Which got me thinking.
I would be devastated if any of my thousands of books were to be lost or damaged by fire, flood, foe. They are all mine, they are all loved, all books are created equal...but are there, in the manner of Anumal Farm, some books that are more equal than others? Books whose loss would really REALLY hurt? What are some of the special ones in your own library?
For me... There's the signed copy of Nine Princes in Amber, from the last convention that Roger Zelazny ever went to, and the edition was old enough (and battered enough) that he looked on it with a mixture of astonishment and delight and wanted to know *just how long* I had had this thing. It was like telling someone news of an old friend. I treasure the memory of that smile, and that book is a potent reminder of it. Then there's a book I picked up at random in an old second-hand bookstore tucked away out fo sight back in Cape Town - they had the oddest things, those people. Back in, oh, late eighties (hard to remember exactly now) I tripped over a copy of "Mill on the Floss", and while it isn't one of my favouite books EVAH when I opened it up there on the flyleaf was this, in old-fashioned curly handwriting: "To dearest Deda, from A C Chicken, Xmas 1905" One thing was an instant heatstring-pull - I was never anyone's "chicken", but "Deda" is what I called my grandfather. For that alone, the book was a must-have. It was in remarkable condition for a book that was even then getting on in years; last year it celebrated its centenary. It's a little thing, a pointless thing, but I treasure that book - for whatever reasons. It got under my skin.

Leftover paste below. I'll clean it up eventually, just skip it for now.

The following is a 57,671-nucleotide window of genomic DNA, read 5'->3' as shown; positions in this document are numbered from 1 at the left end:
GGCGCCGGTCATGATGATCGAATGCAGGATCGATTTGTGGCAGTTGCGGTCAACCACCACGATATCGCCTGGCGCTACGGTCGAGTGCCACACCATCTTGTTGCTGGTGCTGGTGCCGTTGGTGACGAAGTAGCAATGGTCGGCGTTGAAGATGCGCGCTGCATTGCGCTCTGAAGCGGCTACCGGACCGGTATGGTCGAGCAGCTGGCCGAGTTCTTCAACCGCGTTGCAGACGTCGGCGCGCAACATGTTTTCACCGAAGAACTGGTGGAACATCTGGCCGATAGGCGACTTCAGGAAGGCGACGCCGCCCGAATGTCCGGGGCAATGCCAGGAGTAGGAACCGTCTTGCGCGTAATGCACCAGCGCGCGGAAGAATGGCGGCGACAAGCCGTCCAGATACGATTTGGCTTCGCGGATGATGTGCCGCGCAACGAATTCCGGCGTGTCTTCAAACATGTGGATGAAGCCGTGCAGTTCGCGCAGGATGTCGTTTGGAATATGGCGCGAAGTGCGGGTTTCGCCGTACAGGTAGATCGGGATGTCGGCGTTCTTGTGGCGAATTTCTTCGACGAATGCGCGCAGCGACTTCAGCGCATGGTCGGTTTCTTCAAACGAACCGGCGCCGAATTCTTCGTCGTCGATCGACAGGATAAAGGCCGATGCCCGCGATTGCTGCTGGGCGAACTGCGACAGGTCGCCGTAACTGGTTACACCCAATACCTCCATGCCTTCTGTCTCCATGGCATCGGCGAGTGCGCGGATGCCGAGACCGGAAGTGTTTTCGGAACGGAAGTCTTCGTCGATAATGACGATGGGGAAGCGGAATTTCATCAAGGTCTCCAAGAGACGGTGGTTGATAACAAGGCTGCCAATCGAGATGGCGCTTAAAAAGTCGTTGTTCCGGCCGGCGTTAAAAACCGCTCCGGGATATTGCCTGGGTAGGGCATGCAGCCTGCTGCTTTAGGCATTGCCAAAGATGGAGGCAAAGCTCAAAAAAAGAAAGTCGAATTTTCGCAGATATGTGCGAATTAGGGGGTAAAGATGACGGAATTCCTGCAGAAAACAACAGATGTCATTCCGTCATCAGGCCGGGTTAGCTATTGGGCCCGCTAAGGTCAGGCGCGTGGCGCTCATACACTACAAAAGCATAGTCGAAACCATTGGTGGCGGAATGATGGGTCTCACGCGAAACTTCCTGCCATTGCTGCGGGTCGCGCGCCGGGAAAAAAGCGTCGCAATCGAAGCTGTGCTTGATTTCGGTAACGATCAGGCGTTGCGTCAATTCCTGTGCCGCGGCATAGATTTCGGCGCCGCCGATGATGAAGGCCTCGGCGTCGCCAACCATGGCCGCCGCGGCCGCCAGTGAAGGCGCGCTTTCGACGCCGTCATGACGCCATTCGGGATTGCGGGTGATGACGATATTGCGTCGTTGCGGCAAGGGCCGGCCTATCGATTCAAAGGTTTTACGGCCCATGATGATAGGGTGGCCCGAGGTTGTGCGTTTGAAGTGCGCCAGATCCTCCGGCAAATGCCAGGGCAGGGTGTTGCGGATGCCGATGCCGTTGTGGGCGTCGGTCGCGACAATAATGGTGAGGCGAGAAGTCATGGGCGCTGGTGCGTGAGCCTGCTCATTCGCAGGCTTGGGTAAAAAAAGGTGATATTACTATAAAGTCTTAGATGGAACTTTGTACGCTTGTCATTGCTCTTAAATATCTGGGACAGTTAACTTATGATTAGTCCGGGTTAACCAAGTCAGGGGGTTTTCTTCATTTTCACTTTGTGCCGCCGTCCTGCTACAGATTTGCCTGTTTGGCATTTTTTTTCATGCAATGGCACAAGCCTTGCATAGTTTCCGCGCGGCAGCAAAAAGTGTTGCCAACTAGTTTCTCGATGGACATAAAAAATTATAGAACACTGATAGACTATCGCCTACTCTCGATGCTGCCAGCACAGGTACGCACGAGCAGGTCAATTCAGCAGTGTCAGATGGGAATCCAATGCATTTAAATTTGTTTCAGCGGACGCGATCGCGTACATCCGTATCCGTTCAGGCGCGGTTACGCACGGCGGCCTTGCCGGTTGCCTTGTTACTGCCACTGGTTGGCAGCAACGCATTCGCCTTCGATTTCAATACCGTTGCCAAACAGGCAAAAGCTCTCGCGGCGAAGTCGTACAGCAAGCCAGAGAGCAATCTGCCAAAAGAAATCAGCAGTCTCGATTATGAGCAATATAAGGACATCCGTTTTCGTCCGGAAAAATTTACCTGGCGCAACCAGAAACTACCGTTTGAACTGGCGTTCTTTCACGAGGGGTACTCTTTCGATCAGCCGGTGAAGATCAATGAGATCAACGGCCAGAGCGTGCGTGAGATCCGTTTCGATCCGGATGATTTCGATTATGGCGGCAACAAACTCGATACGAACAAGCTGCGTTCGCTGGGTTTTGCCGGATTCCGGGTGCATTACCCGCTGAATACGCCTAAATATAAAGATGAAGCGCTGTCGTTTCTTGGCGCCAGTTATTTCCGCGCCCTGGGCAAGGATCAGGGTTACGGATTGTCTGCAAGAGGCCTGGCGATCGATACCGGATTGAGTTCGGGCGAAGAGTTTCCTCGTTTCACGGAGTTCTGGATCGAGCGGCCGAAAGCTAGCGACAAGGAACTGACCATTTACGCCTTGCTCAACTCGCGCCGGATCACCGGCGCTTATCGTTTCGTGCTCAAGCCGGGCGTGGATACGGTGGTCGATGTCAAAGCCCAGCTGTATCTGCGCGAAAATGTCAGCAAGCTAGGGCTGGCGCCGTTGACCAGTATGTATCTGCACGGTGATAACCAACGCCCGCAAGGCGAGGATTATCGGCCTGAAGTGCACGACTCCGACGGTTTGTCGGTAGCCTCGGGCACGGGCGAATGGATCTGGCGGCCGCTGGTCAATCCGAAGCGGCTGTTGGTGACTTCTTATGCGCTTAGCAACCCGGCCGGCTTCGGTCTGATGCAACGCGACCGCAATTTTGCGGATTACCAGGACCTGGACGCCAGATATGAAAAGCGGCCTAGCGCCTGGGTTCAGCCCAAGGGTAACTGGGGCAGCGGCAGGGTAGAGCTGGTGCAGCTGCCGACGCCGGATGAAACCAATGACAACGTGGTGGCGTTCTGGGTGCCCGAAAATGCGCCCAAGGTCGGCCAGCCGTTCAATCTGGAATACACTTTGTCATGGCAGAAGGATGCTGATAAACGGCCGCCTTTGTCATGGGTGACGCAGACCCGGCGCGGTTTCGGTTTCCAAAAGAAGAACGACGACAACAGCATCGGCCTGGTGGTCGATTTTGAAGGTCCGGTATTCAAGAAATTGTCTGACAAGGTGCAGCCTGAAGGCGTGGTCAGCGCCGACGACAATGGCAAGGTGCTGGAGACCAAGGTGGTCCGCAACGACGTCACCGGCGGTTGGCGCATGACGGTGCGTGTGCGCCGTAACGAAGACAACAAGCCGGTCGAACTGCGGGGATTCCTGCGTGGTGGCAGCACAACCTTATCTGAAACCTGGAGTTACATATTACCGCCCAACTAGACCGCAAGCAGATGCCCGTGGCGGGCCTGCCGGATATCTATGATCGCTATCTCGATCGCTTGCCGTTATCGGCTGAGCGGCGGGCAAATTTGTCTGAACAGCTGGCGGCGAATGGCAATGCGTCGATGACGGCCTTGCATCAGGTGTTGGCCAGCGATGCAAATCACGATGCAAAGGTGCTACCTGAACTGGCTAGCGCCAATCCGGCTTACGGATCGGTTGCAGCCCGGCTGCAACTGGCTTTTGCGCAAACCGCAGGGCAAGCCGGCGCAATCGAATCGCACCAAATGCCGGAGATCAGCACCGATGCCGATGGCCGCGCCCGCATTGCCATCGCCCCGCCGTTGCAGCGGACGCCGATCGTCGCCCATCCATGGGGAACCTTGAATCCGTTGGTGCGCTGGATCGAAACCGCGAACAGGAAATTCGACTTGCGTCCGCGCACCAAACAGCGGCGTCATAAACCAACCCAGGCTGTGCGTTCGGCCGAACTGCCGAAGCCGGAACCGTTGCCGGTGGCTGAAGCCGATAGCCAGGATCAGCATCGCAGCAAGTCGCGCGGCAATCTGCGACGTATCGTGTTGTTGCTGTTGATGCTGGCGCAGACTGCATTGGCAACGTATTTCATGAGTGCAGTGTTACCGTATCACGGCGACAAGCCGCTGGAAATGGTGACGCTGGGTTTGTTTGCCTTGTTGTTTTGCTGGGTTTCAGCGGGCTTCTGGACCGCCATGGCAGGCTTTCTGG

Then there's my copy of the GLobe Illustrated Shakespeare. This is a book which is roughly the size of my torso. It is bound in red leather, and it contains every single word that SHakespeare is known or suspected to have written - THOUSANDS of pages of fine thin Bible paper, gild-edged, the red leather covers adorned with embossed gilt title, the inside adorned with line drawings. I don't actually pick this thing up and read it every night - I am not even a Shakespeare fanatic - but it was a treasure found discarded on a bargain table, and I got it for what must today have been the equivalent of about five bucks. You betcha I snapped it up.
And this isn't even getting into the territory of books that mean something to me now because I know the people who wrote them, because I've laughed with those authors and eaten with them and drank with them and whose books I have known from before they were ever born, sometimes before they were conceived.
Oh, God. Which book would YOU rush to save if the floodwaters were coming in? Me, I'd stand there and weep, and ask to die with my library...